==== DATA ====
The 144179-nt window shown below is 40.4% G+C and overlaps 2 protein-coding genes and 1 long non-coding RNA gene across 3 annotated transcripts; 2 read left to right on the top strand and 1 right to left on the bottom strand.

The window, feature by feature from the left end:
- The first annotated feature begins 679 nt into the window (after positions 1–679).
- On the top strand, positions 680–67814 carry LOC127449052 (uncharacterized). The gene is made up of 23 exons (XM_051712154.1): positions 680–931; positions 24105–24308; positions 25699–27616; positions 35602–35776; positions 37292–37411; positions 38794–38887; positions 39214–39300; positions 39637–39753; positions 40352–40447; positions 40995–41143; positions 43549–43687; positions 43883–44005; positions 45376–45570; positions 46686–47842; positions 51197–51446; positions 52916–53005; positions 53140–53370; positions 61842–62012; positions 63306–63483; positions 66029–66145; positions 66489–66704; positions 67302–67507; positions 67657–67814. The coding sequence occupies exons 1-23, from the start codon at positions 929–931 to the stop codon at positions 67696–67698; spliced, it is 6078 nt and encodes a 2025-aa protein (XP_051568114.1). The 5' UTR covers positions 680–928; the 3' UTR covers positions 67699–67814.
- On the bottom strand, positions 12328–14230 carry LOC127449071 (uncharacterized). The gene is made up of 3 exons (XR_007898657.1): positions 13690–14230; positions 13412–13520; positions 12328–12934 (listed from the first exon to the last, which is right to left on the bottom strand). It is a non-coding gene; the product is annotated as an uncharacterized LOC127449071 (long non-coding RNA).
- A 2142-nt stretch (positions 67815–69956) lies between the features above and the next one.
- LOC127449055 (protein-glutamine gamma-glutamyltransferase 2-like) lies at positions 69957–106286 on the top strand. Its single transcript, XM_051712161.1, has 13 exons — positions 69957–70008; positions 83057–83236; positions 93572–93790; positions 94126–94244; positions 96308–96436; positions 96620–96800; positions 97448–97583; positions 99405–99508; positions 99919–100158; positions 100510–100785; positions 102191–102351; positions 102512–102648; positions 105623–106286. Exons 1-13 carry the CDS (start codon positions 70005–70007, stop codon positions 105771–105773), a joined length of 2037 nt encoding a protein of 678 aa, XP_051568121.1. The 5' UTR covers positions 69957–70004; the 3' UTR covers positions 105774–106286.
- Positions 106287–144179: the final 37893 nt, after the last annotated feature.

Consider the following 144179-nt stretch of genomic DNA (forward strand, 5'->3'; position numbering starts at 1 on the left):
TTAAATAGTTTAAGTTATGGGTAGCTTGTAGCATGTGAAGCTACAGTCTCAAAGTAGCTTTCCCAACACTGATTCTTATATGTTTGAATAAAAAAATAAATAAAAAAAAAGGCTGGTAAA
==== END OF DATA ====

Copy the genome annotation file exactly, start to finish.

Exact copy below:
The 144179-nt window shown below is 40.4% G+C and overlaps 2 protein-coding genes and 1 long non-coding RNA gene across 3 annotated transcripts; 2 read left to right on the top strand and 1 right to left on the bottom strand.

The window, feature by feature from the left end:
- The first annotated feature begins 679 nt into the window (after positions 1–679).
- On the top strand, positions 680–67814 carry LOC127449052 (uncharacterized). The gene is made up of 23 exons (XM_051712154.1): positions 680–931; positions 24105–24308; positions 25699–27616; positions 35602–35776; positions 37292–37411; positions 38794–38887; positions 39214–39300; positions 39637–39753; positions 40352–40447; positions 40995–41143; positions 43549–43687; positions 43883–44005; positions 45376–45570; positions 46686–47842; positions 51197–51446; positions 52916–53005; positions 53140–53370; positions 61842–62012; positions 63306–63483; positions 66029–66145; positions 66489–66704; positions 67302–67507; positions 67657–67814. The coding sequence occupies exons 1-23, from the start codon at positions 929–931 to the stop codon at positions 67696–67698; spliced, it is 6078 nt and encodes a 2025-aa protein (XP_051568114.1). The 5' UTR covers positions 680–928; the 3' UTR covers positions 67699–67814.
- On the bottom strand, positions 12328–14230 carry LOC127449071 (uncharacterized). The gene is made up of 3 exons (XR_007898657.1): positions 13690–14230; positions 13412–13520; positions 12328–12934 (listed from the first exon to the last, which is right to left on the bottom strand). It is a non-coding gene; the product is annotated as an uncharacterized LOC127449071 (long non-coding RNA).
- A 2142-nt stretch (positions 67815–69956) lies between the features above and the next one.
- LOC127449055 (protein-glutamine gamma-glutamyltransferase 2-like) lies at positions 69957–106286 on the top strand. Its single transcript, XM_051712161.1, has 13 exons — positions 69957–70008; positions 83057–83236; positions 93572–93790; positions 94126–94244; positions 96308–96436; positions 96620–96800; positions 97448–97583; positions 99405–99508; positions 99919–100158; positions 100510–100785; positions 102191–102351; positions 102512–102648; positions 105623–106286. Exons 1-13 carry the CDS (start codon positions 70005–70007, stop codon positions 105771–105773), a joined length of 2037 nt encoding a protein of 678 aa, XP_051568121.1. The 5' UTR covers positions 69957–70004; the 3' UTR covers positions 105774–106286.
- Positions 106287–144179: the final 37893 nt, after the last annotated feature.

Consider the following 144179-nt stretch of genomic DNA (forward strand, 5'->3'; position numbering starts at 1 on the left):
TTAAATAGTTTAAGTTATGGGTAGCTTGTAGCATGTGAAGCTACAGTCTCAAAGTAGCTTTCCCAACACTGATTCTTATATGTTTGAATAAAAAAATAAATAAAAAAAAAGGCTGGTAAA